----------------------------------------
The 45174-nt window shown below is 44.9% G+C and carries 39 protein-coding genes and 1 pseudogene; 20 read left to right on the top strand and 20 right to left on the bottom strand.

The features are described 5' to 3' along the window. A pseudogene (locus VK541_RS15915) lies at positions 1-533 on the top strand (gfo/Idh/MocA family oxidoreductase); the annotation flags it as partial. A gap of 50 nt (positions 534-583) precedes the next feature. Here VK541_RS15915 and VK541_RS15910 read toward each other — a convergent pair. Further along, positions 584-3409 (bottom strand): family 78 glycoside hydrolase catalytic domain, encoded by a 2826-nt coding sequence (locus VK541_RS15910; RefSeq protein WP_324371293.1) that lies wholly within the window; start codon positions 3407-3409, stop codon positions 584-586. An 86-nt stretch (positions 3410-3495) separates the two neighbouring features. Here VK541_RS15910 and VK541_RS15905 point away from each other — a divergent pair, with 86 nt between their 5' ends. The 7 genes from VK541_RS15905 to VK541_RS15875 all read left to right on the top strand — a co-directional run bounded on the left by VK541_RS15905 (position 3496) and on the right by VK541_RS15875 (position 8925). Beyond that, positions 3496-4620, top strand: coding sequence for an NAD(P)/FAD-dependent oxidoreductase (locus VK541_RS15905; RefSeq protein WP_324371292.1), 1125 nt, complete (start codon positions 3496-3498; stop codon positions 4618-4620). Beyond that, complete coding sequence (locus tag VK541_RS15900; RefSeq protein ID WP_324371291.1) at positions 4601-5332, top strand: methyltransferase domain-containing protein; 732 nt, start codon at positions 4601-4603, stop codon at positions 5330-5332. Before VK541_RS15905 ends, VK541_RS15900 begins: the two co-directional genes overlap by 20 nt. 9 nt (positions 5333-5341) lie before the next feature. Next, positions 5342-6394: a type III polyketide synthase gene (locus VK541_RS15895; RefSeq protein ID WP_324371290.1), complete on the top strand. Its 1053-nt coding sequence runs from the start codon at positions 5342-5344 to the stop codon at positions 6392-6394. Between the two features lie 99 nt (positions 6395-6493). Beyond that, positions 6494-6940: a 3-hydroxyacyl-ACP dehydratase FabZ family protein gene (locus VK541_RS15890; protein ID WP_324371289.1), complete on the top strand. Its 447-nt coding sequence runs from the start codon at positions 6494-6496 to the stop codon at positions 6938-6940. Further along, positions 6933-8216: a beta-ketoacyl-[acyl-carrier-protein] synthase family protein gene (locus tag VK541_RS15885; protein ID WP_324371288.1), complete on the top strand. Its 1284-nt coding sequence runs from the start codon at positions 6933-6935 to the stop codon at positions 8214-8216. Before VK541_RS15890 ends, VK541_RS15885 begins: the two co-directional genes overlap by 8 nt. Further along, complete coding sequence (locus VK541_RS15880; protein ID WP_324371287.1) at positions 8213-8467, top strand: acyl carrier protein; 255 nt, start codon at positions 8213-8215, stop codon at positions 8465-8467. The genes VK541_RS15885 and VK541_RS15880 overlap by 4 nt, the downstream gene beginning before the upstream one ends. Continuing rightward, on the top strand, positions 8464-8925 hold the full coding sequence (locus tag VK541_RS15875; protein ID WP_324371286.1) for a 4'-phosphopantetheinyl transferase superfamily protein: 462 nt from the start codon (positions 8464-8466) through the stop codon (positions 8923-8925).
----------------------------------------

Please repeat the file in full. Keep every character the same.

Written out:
The 45174-nt window shown below is 44.9% G+C and carries 39 protein-coding genes and 1 pseudogene; 20 read left to right on the top strand and 20 right to left on the bottom strand.

The features are described 5' to 3' along the window. A pseudogene (locus VK541_RS15915) lies at positions 1-533 on the top strand (gfo/Idh/MocA family oxidoreductase); the annotation flags it as partial. A gap of 50 nt (positions 534-583) precedes the next feature. Here VK541_RS15915 and VK541_RS15910 read toward each other — a convergent pair. Further along, positions 584-3409 (bottom strand): family 78 glycoside hydrolase catalytic domain, encoded by a 2826-nt coding sequence (locus VK541_RS15910; RefSeq protein WP_324371293.1) that lies wholly within the window; start codon positions 3407-3409, stop codon positions 584-586. An 86-nt stretch (positions 3410-3495) separates the two neighbouring features. Here VK541_RS15910 and VK541_RS15905 point away from each other — a divergent pair, with 86 nt between their 5' ends. The 7 genes from VK541_RS15905 to VK541_RS15875 all read left to right on the top strand — a co-directional run bounded on the left by VK541_RS15905 (position 3496) and on the right by VK541_RS15875 (position 8925). Beyond that, positions 3496-4620, top strand: coding sequence for an NAD(P)/FAD-dependent oxidoreductase (locus VK541_RS15905; RefSeq protein WP_324371292.1), 1125 nt, complete (start codon positions 3496-3498; stop codon positions 4618-4620). Beyond that, complete coding sequence (locus tag VK541_RS15900; RefSeq protein ID WP_324371291.1) at positions 4601-5332, top strand: methyltransferase domain-containing protein; 732 nt, start codon at positions 4601-4603, stop codon at positions 5330-5332. Before VK541_RS15905 ends, VK541_RS15900 begins: the two co-directional genes overlap by 20 nt. 9 nt (positions 5333-5341) lie before the next feature. Next, positions 5342-6394: a type III polyketide synthase gene (locus VK541_RS15895; RefSeq protein ID WP_324371290.1), complete on the top strand. Its 1053-nt coding sequence runs from the start codon at positions 5342-5344 to the stop codon at positions 6392-6394. Between the two features lie 99 nt (positions 6395-6493). Beyond that, positions 6494-6940: a 3-hydroxyacyl-ACP dehydratase FabZ family protein gene (locus VK541_RS15890; protein ID WP_324371289.1), complete on the top strand. Its 447-nt coding sequence runs from the start codon at positions 6494-6496 to the stop codon at positions 6938-6940. Further along, positions 6933-8216: a beta-ketoacyl-[acyl-carrier-protein] synthase family protein gene (locus tag VK541_RS15885; protein ID WP_324371288.1), complete on the top strand. Its 1284-nt coding sequence runs from the start codon at positions 6933-6935 to the stop codon at positions 8214-8216. Before VK541_RS15890 ends, VK541_RS15885 begins: the two co-directional genes overlap by 8 nt. Further along, complete coding sequence (locus VK541_RS15880; protein ID WP_324371287.1) at positions 8213-8467, top strand: acyl carrier protein; 255 nt, start codon at positions 8213-8215, stop codon at positions 8465-8467. The genes VK541_RS15885 and VK541_RS15880 overlap by 4 nt, the downstream gene beginning before the upstream one ends. Continuing rightward, on the top strand, positions 8464-8925 hold the full coding sequence (locus tag VK541_RS15875; protein ID WP_324371286.1) for a 4'-phosphopantetheinyl transferase superfamily protein: 462 nt from the start codon (positions 8464-8466) through the stop codon (positions 8923-8925).